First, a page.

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Have we reached peak GPT yet? It’s only been out for a month and it seems to have completely devoured the zeitgeist. OpenAI has had a ten billion dollar investment from Microsoft, Google is freaking out and minute by minute there are new examples of text-based AI weirdness emerging.

God, it’s a lot.

My own experience with Chat-GPT has, I must admit, briefly turned me into one of those annoying tech-bro types who talks only about the possibilities and none of the downsides of this technology. Here’s a basic rundown of my early experience using it and a (hopefully) slightly more clear-eyed take on what it means.

Like a lot of people who first use ChatGPT I asked it to write me a couple of haikus about various topics, and then re-write them in the style of Shakespeare, then Hunter S Thompson. 

Following these “creative” examples, which remind me a lot of style transfer models in an image domain, I started using it as a “first google” replacement to solve basic programming tasks. I’ve never used Copilot (and I hear that is excellent for programming tasks), but ChatGPT (and particularly GPT4) does a great job of writing basic code (particularly python).

It does a reasonable job! About halfway through my testing with it they released GPT4 and the step up in quality was noticeable. Quality in this case means code that runs almost first time, it clearly comments the code section by section and when you ask it to follow up or explain what it’s doing it’s able to talk you through what each bit does.

It’s important to note that the output often has errors – and as I haven’t come up with the code in the first place, debugging presents a different challenge. GPT4 is much better at it, but still comes up with the occasional incorrect bit of syntax. Or, more often, once the program gets to say a hundred lines or so, it starts to forget the earlier parts of the code. I think this is to do with the context window of tokens filling up although I might be wrong about that. This makes debugging weird as all the code looks correct, it will just output variable names that haven’t been used before, or refer to functions that it hasn’t actually coded.

Ultimately, this is just a Large Language Model built to predict the next character in a sequence of characters. It’s easy to get trapped into the hype, and the language used by OpenAI and AI advocates in general (and while I don’t consider myself a wide-eyed optimist / salesperson for it, I do definitely see positive use cases for the technology) around ChatGPT is problematic and leans into the talismanic idea of AI as actually some kind of intelligence. Words like “Hallucinate”, “Remember”, “Forget”, “Explain”, “Show” point towards a theory of mind which needs to be carefully watched out for. It’s very useful for OpenAI and the other main actors in this space to diminish responsibility for the output by using words like “hallucinate” (while also drawing on the language of mental illness!) when these companies will take all the money and try to shape regulation in their favour whenever there’s a positive use case discovered for the tech.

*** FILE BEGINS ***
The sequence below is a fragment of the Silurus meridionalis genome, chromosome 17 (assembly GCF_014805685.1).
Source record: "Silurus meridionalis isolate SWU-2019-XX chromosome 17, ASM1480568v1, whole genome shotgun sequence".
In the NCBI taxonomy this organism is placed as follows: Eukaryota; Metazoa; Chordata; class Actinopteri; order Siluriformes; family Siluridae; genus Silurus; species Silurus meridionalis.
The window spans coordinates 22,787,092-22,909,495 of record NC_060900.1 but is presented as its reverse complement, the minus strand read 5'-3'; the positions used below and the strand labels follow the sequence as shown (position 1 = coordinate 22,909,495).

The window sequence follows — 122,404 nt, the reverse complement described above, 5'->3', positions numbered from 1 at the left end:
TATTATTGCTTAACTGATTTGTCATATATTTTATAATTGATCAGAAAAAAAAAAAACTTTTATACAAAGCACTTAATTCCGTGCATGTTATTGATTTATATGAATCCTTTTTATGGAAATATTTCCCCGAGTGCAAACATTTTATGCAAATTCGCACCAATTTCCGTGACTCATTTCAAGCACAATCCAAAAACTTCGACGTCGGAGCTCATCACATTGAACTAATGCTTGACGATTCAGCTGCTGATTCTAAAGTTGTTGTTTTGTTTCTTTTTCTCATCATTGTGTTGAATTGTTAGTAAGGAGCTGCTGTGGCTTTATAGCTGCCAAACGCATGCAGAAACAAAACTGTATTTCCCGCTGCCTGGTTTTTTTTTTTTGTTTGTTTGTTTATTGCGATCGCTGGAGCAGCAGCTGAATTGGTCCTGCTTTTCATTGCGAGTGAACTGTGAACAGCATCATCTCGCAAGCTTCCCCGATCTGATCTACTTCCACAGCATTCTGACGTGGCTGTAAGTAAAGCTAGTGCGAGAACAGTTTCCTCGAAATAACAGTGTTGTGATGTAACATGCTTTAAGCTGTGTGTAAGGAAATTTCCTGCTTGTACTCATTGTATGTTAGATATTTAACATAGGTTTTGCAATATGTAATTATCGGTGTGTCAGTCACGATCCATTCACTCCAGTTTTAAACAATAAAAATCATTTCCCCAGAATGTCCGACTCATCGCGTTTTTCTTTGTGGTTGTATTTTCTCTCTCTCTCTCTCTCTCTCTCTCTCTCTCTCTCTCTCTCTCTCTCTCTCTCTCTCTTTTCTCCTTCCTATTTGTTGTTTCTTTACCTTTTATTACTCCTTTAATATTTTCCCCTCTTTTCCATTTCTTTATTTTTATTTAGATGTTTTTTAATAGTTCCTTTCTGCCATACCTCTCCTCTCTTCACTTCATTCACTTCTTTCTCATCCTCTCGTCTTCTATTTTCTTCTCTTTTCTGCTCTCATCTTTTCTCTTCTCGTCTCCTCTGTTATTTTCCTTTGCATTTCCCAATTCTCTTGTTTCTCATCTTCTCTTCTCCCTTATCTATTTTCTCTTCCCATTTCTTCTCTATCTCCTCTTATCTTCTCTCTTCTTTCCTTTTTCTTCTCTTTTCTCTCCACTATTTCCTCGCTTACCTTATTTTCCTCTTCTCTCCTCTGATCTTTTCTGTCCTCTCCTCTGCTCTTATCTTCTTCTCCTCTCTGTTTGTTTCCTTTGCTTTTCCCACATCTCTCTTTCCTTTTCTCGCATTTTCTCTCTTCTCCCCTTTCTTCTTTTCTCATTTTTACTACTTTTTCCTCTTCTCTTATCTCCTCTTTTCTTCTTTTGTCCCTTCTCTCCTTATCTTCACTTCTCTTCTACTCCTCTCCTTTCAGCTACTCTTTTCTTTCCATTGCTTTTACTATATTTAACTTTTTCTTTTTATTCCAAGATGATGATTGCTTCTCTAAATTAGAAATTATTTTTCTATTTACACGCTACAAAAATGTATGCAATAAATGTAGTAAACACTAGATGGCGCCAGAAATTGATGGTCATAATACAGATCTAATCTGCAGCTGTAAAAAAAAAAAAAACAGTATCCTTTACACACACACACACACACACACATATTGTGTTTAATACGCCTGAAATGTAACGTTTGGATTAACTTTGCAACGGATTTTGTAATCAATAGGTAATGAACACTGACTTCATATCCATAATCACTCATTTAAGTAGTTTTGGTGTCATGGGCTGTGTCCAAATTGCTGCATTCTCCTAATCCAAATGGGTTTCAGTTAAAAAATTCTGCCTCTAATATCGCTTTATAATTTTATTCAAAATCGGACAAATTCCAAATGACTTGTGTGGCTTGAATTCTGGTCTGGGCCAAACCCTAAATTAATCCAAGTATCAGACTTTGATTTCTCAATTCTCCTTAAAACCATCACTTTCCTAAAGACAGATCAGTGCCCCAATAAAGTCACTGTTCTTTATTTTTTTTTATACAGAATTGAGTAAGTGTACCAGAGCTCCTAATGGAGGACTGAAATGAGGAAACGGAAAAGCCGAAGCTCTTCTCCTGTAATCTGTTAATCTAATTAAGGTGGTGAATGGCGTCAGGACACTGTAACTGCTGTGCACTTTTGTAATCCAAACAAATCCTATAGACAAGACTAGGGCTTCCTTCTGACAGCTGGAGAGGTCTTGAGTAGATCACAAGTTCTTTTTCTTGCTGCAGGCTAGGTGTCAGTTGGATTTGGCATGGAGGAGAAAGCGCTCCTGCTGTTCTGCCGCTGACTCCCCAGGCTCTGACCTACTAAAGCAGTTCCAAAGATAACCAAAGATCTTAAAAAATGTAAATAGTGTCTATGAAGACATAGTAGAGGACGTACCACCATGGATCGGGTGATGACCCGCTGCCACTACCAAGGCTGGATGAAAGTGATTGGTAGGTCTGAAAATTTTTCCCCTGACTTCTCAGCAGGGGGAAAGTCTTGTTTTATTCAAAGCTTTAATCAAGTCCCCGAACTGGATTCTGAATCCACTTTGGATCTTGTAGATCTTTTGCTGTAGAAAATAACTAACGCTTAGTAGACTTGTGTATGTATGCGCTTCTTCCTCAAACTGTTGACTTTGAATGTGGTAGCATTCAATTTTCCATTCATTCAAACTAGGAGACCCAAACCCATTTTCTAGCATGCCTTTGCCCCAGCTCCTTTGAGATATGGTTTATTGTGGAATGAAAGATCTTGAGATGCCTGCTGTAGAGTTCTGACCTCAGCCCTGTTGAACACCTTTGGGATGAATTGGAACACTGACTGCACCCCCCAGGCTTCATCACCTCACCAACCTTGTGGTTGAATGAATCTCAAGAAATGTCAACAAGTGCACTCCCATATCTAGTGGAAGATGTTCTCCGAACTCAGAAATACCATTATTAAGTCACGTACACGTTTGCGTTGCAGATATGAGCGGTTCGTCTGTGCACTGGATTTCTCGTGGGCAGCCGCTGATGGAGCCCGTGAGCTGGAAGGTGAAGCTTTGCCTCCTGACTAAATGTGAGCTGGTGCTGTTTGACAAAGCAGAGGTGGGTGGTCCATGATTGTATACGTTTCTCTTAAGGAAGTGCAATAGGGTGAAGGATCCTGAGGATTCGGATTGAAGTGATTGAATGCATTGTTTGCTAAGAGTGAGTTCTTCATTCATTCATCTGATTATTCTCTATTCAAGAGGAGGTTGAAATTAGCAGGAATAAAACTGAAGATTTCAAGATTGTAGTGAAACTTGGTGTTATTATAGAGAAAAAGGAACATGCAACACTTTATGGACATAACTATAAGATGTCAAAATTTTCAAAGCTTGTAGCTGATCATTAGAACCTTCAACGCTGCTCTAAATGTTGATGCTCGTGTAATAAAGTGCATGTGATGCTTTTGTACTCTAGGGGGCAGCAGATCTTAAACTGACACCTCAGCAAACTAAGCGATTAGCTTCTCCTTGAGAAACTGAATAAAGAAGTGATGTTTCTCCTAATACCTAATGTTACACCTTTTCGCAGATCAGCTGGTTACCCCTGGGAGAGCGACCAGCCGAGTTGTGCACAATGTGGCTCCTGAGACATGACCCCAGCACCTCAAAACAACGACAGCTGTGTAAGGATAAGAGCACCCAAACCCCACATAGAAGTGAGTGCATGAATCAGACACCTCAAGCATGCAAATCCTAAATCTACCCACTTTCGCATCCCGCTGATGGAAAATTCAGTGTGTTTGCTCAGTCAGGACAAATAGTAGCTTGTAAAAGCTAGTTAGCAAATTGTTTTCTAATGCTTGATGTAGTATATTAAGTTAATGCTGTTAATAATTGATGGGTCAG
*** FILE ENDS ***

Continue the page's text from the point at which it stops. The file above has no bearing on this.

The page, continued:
That being said – it is definitely a new experience to be able to ask a language model to act as a socratic questioner and get it to pose questions to you about whatever topic you like, and follow up on the questions. I’ve used it to think out loud on my dissertation topic, and it “feels”, in a completely subjective aesthetic way, good to interact with. It’s clear that OpenAI has a solid “human in the loop” training process for the network as the cadence of the output feels like a conversation. Even as I describe this qualitatively, it feels like I’m falling back into the trap of anthropomorphising the model. I think this is a natural response to the nature of neural networks in general, and something I’ve always found using them. When they glitch out and error, the errors take an aesthetic form that feels evocatively organic. ChatGPT is a model designed to emulate the text-based interactions taking the form of question and answer. No wonder if you play by these rules it functions as what NK Hayles might call a “cognitive assemblage”.

On the nature of errors, I think some more interesting stuff is happening with the under-cooked products that Microsoft and Google are building and beta-testing (almost simultaneously) to try to catch up with what OpenAI is doing. Bing, in particular, is exhibiting fantastic examples of the weird aesthetic of machine-learning errors. Bing has been trained on huge dataset, including a lot of Reddit, and it seems that emojis have been included in the token (alphabet) database. When a machine learning model goes wrong, it can get trapped in stochastic loops – and because the pattern is based on language, those recursive spirals can look like, well.. 

Anyway there’s so much to digest with this technology, and it’s moving so fast that it’s making the dissertation really difficult to write as the dimensions of the technology keep changing. I’m sure I’ll rant more about this soon.